A Rank-by-Feature Framework for Unsupervised Multidimensional Data Exploration Using Low Dimensional Projections

Jinwook Seo* and Ben Shneiderman

Department of Computer Science &

Human-Computer Interaction Laboratory, Institute for Advanced Computer Studies

University of Maryland, College Park, MD 20742 USA

ABSTRACT

Exploratory analysis of multidimensional data sets is challenging because of the difficulty in comprehending more than three dimensions. Two fundamental statistical principles for the exploratory analysis are (1) to examine each dimension first and then find relationships among dimensions, and (2) to try graphical displays first and then find numerical summaries [1]. We implement these principles in a novel conceptual framework called the rank-by-feature framework. In the framework, users can choose a ranking criterion interesting to them and sort 1D or 2D axis-parallel projections according to the criterion. We introduce the rank-by-feature prism that is a color-coded lower-triangular matrix that guides users to desired features. Statistical graphs (histogram, boxplot, and scatterplot) and information visualization techniques (overview, coordination, and dynamic query) are combined to help users effectively traverse 1D and 2D axis-parallel projections, and finally to help them interactively find interesting features.

CR Categories: I.6.9.c Information visualization, H.5.2 User Interfaces, H.5.2.f Graphical user interfaces, I.5.2.b Feature evaluation and selection, H.2.8.d Data mining, H.1.2.a Human factors, H.2.8.c Data and knowledge visualization, H.2.8.h Interactive data exploration and discovery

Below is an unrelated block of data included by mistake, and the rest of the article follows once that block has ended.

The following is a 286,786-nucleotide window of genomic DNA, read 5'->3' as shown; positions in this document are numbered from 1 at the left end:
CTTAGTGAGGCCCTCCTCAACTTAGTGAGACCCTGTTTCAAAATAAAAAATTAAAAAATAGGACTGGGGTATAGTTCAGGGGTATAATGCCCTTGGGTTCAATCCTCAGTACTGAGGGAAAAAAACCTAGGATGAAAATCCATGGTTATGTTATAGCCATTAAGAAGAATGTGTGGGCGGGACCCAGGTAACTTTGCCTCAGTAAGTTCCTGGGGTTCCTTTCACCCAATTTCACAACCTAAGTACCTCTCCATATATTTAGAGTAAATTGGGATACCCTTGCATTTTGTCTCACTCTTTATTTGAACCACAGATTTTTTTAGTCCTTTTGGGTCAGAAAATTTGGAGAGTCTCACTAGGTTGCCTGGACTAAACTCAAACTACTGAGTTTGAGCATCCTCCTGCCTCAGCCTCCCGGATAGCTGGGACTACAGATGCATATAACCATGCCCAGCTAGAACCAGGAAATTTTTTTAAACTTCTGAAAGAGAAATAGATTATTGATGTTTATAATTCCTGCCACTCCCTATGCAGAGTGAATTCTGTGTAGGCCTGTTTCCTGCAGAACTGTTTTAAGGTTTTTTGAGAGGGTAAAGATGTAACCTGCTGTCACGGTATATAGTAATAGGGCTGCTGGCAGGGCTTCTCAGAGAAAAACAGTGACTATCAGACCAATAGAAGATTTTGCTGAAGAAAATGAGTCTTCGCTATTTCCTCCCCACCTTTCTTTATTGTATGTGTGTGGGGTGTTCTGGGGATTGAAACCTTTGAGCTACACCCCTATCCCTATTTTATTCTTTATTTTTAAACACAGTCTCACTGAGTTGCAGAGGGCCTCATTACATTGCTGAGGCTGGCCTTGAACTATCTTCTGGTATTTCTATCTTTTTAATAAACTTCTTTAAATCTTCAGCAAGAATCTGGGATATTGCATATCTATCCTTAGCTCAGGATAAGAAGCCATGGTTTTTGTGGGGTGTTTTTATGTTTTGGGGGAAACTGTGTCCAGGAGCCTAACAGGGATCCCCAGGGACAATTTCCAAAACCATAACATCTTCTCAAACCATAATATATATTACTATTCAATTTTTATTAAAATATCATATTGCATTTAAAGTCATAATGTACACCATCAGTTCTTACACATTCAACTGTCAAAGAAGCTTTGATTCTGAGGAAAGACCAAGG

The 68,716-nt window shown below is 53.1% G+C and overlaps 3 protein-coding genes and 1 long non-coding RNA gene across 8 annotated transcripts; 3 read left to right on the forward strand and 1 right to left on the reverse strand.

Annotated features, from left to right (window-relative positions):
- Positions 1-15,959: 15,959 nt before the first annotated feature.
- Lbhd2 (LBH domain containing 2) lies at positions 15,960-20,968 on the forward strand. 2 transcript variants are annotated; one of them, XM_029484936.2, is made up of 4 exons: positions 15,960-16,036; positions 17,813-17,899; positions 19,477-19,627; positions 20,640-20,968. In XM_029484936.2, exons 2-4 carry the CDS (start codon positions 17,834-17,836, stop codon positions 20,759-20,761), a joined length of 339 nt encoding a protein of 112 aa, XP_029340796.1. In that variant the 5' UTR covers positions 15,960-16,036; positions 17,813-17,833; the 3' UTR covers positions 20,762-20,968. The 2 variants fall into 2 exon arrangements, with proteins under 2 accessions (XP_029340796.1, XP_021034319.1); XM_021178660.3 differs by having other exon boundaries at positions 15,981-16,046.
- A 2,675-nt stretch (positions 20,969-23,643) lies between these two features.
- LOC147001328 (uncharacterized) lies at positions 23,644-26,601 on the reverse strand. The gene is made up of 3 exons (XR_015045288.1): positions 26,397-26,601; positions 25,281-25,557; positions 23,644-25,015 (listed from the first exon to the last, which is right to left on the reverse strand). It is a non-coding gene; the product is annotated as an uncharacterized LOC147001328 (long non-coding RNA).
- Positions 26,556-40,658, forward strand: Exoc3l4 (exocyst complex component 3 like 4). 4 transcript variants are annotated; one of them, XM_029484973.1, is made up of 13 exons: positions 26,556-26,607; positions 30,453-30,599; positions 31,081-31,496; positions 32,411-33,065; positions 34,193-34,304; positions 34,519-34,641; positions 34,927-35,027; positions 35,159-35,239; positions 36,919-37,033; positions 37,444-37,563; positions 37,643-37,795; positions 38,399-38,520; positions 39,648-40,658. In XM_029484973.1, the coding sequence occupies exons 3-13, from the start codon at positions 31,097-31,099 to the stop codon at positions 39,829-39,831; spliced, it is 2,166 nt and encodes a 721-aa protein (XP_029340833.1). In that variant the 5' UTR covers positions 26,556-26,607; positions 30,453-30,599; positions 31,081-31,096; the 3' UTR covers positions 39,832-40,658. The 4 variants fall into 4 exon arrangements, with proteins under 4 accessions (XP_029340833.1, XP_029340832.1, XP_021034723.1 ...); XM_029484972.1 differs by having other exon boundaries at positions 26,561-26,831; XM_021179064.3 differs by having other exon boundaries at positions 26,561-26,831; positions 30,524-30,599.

Keywords: information visualization, exploratory data analysis, dynamic query, feature detection/selection, statistical graphics.

1 INTRODUCTION

Multidimensional data sets are common in various data analysis applications; e.g., microarray data analysis, census data analysis, and market basket analysis. A data set that can be represented in a spreadsheet where there are more than three columns can be thought of as multidimensional. Without losing generality, we can assume that each column is a dimension (or a variable), and each row is a data item. Dealing with multidimensionality has been challenging for researchers in many disciplines due to the difficulty in comprehending more than three dimensions and the computational overhead.

One of the commonly used methods to handle multidimensionality is to use low dimensional projections. Since human eyes and minds are effective in understanding at most two-dimensional (2D) or three-dimensional (3D) objects, and computer displays are intrinsically 2D, 2D projections have been widely used as useful representations of the original multidimensional data.

There are three categories of low dimensional projection techniques according to the way axes of the projection are composed: (1) General projection methods use a linear/nonlinear combination of dimensions for an axis of the projection plane. For example, principal component analysis (PCA) and multidimensional scaling (MDS) are famous techniques in this category, (2) Axis-parallel projection methods use a dimension for an axis of the projection plane. For example, one of the original dimensions is selected as the horizontal axis, and another as the vertical axis. Sometimes, other dimensions can be mapped as color, size, length, angle, etc., (3) Other methods use axes that are not directly derived from any dimension. For example, the horizontal axis of the parallel coordinate view is a completely new concept where dimensions are aligned sequentially.

Although, theoretically, techniques in the first category can generate all possible 2D projections of a multidimensional data set, it suffers from users’ difficulty in interpreting 2D projections whose axes are linear/nonlinear combination of two or more dimensions. For example, even though a user finds an interesting linear correlation on a projection where the horizontal axis is 3*(body weight)-2*(height) and the vertical axis is 2*(body weight)+3*(height), the finding is not so useful, because users can hardly understand the meaning of the projection.